Milecastle 48, Hadrian’s Wall
Grid Ref NY 634662
Milecastle 48 is located to the south west of the village of Gilsland, and is one of the best preserved milecastles on the entire length of Hadrian’s Wall.
Milecastles were built at every Roman mile along the wall, to enable control of people crossing from one side of the wall to the other. Between each milecastle were two turrets, equidistant between the milecastles, which were designed for temporary occupation by soldiers patrolling the wall. There are good examples nearby – Banks Turrets 51B and 52A.
Milecastle 48 nestles between a swift-running stream, and the Tyne Valley railway line. It has always been known locally as “The King’s Stables”, but about 100 years ago, archaeologists such as Simpson began to call it “the milecastle at the Poltross Burn”, which evolved into “The Poltross Milecastle”.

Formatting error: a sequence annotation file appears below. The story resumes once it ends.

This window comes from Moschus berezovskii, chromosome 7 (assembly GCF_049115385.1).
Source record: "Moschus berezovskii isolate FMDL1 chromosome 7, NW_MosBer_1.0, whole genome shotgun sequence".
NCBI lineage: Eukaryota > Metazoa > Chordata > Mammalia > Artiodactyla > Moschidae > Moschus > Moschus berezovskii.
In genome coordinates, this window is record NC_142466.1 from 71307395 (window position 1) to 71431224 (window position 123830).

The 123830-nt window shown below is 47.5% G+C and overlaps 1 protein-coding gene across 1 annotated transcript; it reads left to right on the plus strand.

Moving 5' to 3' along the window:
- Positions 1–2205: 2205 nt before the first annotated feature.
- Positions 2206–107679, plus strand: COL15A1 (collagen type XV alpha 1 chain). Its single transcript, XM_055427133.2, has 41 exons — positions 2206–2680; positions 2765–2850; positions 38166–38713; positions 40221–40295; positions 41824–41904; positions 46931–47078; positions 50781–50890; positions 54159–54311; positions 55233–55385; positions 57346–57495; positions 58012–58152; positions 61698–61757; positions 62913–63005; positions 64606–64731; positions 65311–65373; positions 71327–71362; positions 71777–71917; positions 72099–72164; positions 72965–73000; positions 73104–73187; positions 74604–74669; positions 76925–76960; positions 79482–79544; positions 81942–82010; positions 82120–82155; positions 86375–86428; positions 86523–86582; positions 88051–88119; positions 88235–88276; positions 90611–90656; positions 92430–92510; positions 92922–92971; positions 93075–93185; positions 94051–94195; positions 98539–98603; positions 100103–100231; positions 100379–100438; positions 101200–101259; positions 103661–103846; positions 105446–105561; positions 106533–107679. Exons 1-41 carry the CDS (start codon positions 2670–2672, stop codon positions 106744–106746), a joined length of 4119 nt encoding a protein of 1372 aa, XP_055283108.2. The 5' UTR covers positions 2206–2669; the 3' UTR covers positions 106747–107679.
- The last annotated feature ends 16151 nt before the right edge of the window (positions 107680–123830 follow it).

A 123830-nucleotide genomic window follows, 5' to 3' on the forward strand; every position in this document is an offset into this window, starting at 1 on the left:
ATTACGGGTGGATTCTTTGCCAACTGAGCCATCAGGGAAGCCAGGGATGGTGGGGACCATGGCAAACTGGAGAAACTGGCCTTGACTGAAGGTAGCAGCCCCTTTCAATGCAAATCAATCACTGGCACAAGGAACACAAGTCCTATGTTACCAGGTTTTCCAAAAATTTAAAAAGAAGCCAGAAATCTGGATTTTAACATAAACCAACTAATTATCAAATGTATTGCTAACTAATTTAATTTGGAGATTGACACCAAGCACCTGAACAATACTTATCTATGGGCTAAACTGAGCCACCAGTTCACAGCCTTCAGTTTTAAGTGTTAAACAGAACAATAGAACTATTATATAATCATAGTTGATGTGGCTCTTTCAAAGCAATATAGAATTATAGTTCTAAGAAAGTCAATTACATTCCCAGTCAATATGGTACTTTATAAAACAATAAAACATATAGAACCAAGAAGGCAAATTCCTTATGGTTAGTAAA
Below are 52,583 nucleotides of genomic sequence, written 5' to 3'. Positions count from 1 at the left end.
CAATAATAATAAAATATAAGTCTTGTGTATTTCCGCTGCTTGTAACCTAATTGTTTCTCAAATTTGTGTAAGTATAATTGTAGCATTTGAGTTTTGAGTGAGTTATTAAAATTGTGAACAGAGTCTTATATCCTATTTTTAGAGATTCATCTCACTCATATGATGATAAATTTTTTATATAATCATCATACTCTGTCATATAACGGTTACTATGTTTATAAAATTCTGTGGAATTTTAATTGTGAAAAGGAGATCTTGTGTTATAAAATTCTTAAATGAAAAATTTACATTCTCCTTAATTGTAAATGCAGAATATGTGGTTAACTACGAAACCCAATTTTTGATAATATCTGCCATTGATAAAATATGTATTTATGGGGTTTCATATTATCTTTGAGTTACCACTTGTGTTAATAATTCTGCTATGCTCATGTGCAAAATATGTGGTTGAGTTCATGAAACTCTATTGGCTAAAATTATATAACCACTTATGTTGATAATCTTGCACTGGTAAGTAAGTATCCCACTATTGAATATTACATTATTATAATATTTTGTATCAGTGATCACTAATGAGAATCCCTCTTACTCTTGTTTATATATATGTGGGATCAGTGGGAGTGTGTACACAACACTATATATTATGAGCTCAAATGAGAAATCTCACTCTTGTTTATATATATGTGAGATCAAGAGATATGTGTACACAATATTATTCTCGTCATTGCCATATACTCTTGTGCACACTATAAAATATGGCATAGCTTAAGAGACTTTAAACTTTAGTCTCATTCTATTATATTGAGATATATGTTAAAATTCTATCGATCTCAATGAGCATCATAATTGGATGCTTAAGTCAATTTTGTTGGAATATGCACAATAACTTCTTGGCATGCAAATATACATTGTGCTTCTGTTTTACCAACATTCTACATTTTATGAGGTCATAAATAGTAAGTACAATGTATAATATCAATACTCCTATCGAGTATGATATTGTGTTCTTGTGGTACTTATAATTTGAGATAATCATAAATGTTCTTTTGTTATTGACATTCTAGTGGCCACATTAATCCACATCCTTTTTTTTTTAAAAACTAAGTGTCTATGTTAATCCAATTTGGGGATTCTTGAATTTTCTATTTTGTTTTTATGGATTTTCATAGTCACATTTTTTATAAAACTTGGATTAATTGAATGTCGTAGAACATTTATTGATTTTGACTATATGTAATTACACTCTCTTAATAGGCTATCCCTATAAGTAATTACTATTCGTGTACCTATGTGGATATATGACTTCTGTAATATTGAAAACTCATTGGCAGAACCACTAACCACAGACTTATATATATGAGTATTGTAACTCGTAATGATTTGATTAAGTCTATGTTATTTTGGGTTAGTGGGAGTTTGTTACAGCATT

The Poltross Burn is a tributary of the River Irthing, which rises on Denton Fell and flows north-east, joing the Irthing at Gilsland. The milecastle stands on the south bank, and a water mill within the village used the burn’s water to grind corn throughout the 19th century.
The milecastle, is in the care of English Heritage.
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